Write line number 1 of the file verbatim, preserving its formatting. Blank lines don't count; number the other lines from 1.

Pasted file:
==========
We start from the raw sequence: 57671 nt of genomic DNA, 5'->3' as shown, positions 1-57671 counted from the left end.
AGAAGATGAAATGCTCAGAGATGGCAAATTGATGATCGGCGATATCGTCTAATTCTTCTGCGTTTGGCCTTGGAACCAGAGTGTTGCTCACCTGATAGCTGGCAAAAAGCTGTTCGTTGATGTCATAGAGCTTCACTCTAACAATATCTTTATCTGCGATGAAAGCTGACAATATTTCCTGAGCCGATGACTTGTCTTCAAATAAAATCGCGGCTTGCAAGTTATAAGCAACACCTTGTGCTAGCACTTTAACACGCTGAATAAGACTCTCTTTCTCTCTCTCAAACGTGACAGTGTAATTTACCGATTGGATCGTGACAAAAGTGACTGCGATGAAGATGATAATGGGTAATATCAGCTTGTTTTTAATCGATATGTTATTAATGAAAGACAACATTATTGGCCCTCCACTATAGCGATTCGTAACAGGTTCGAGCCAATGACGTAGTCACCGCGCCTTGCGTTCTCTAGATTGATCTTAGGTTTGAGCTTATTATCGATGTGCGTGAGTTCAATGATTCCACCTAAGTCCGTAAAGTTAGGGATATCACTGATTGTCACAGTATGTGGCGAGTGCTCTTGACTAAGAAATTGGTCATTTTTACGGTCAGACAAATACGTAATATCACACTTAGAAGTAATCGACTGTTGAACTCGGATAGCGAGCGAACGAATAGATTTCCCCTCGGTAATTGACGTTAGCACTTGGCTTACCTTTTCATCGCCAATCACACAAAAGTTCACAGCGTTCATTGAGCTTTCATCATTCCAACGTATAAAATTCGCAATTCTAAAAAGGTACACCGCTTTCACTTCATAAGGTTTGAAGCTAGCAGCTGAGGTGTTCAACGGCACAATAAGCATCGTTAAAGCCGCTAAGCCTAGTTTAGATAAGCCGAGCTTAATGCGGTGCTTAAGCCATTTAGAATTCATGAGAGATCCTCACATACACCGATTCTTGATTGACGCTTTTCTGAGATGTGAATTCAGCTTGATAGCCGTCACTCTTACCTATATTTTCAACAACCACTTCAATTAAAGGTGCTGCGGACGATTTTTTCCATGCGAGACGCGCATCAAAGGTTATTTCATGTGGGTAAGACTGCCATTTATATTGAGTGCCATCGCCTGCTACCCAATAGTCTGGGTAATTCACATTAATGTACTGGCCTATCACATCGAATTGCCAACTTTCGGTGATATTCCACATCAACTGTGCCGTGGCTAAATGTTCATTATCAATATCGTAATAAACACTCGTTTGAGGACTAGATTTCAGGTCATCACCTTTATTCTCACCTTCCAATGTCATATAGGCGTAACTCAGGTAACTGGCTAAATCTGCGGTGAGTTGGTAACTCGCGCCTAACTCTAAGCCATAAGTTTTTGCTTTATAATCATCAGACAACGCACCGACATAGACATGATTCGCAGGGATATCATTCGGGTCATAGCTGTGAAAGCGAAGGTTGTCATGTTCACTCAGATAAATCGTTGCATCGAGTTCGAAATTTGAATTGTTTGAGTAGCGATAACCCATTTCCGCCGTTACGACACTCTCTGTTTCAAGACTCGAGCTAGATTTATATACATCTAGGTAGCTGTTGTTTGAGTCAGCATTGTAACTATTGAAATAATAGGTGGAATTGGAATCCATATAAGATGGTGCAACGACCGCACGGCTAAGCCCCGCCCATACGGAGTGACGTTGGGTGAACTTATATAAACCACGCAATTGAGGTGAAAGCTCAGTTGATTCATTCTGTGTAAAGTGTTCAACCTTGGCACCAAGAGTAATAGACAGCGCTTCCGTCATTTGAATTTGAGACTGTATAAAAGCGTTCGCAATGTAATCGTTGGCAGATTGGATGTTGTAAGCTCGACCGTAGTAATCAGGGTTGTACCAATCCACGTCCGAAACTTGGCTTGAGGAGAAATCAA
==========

We start from the raw sequence: 57671 nt of genomic DNA, 5'->3' as shown, positions 1-57671 counted from the left end.